I like a little bit of revolution in my remedy-making, don't you?
The following recipes are provided in the spirit of continuing to celebrate our craft and heritage as remedy-makers. I encourage you to tweak them (such as adding honey if you want something a bit more sweet and therefore turning them into an oxymel - how magickal!) to fit your unique needs and bring your special spark to your brew.
My Amazon Brew is formulated specifically for athletes recovering from training or games, the vinegar helps reduce recovery time with its anti-inflammatory, vulnerary, and nervine properties. It's an easy addition to a training regime to help reduces soreness and swelling and can be taken before and after hard training sessions and/or competitions. I've had a number of injuries as an athlete over the years and I have found that herbs can provide great supplemental support to proper training and a good sports-medicine trained bodyworker (blessed be the bodyworkers!).
Chamomile (Matricaria recutita): Anti-inflammatory, vulnerary, antioxidant, nervine, and analgesic, Chamomile also addresses arthritis pain, headache, cramps, and exhaustion on a mental and emotional level. In my original recipe I included Valerian (Valeriana officinalis) and while I do think that it is quite a useful herb
Nettles (Urtica dioica): Nettles are full of iron, vitamin E, vitamin C, vitamin K, vitamin B, calcium, just to name a few of this green beauty’s constituents. An adrenal tonic, anti-inflammatory, and detoxifying.
St. Joan's / John's Wort (Hypericum perforatum): Vulnerary, nerve restorative, anti-inflammatory, St. John’s Wort treats pain and promotes confidence in self and athletic performance.
Red Clover (Trifolium pratense): Anti-spasmodic, anti-inflammatory, vulnerary, and nutritive. Red Clover supports the natural detoxification process of working out by clearing the body of toxins. Promotes tissue repair and reduces swelling as well as pain.
Optional herb: Valerian (Valeriana officinalis) was part my original recipe but some folks find it to be stimulating rather than relaxing, so I as with any herb, I encourage you to do your research on what does and does not work for you.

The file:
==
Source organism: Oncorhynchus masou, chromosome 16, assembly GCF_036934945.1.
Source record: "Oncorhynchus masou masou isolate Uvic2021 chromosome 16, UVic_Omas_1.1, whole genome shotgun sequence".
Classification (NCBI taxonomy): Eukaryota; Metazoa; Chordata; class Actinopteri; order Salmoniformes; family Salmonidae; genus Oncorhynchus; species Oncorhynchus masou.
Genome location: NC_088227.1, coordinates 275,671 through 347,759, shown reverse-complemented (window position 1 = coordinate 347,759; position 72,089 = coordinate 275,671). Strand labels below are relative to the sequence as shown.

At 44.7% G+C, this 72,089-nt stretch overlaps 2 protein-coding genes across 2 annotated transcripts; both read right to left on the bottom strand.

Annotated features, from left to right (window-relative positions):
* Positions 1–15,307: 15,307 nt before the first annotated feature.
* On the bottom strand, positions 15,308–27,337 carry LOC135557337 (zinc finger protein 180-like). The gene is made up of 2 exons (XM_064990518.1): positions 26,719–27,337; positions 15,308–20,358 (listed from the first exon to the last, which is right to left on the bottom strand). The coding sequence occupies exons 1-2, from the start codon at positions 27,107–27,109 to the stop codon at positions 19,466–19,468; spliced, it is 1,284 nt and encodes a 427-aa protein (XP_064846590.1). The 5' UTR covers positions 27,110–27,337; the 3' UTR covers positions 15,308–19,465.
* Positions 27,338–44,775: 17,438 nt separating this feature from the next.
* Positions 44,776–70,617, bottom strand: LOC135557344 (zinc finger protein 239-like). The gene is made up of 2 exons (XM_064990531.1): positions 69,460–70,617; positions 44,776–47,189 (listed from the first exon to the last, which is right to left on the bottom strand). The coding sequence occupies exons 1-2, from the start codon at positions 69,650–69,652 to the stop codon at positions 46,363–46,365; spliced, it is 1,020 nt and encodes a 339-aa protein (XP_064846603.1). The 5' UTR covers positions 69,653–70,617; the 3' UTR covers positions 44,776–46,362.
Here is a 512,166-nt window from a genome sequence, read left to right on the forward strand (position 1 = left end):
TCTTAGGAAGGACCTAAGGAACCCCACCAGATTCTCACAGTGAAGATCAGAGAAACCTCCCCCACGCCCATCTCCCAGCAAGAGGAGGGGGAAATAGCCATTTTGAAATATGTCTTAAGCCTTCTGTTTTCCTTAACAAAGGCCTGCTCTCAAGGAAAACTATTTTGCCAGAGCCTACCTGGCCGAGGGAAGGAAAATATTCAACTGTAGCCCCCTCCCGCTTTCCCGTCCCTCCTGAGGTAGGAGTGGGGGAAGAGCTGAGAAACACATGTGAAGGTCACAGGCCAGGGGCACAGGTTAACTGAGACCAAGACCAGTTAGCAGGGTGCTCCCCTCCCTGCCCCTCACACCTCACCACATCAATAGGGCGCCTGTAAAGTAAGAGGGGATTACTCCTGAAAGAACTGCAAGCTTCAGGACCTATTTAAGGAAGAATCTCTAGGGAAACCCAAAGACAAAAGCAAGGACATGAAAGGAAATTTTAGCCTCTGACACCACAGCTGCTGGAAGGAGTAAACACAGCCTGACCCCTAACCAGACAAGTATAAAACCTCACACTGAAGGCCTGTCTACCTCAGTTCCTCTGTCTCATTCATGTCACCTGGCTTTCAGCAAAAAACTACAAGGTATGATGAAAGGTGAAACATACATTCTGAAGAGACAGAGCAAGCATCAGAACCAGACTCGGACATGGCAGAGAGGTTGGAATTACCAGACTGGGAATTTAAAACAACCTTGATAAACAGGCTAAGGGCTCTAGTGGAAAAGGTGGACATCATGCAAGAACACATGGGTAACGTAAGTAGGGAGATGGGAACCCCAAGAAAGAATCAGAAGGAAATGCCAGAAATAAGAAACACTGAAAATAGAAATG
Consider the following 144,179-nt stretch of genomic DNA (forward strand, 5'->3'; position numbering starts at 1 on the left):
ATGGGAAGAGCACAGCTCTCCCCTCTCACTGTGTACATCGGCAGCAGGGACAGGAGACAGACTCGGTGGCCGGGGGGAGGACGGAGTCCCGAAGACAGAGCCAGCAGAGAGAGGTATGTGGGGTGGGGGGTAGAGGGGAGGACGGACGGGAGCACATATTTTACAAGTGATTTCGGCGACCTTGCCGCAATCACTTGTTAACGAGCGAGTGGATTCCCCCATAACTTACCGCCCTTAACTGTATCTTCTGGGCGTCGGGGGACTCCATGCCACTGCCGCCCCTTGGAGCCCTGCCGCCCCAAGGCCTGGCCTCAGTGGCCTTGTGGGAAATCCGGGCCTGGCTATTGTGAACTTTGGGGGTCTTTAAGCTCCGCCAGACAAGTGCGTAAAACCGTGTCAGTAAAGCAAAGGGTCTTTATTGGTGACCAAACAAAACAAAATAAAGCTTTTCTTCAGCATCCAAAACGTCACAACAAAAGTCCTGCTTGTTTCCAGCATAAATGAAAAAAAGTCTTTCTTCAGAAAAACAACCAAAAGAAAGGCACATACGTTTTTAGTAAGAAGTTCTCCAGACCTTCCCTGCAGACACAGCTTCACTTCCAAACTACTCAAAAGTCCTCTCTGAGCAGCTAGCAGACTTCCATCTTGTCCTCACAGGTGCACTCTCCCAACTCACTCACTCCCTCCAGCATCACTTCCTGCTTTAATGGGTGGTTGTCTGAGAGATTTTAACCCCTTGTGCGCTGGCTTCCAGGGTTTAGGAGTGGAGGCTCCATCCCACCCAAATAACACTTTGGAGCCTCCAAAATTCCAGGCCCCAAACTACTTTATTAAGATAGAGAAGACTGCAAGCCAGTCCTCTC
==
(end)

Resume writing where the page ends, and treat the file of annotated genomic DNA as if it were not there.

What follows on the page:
Valerian (Valeriana officinalis): With a name derived from the Latin valere “to be in health,” Valerian is both a restorative and relaxant. Increasing blood flow to the heart, Valerian improves performance and stamina while also helping promote a better night’s sleep, supporting the idea that our ability to completely relax enhances our ability to completely invest in our performance.
To begin, grind together the following dried herbs into a coarse powder:
- 1 part Chamomile (Matricaria recutita)
- 1 part Nettles (Urtica dioica)
- 1 part St. Joan's / John's Wort (Hypericum perforatum)
- 1/2 part Red Clover (Trifolium pratense)
- Optional: 1/4 part Valerian (Valeriana officinalis)
Add 1 part of your herbal blend to 5 parts apple cider vinegar. In other words you are creating a 1:5 vinegar extract. You can determine your weight (1 part of herb) to volume (5 parts measurement) by first weighing out your herbs. You might have, for example, 200 grams of powdered herb. Multiple 200 by 5 which would bring you to 1000 which is how many milliliters of vinegar you need. Combine the herbs and vinegar into a glass jar and mix thoroughly. Cap tightly either with a metal top that has a piece of wax paper between the contents of the jar and the metal (to prevent the vinegar from eating away at the metal) or a bpa free plastic lid. Shake daily and sing your charms for three weeks making sure that the herbs stay fully emerged in the vinegar to prevent molding from exposure to air.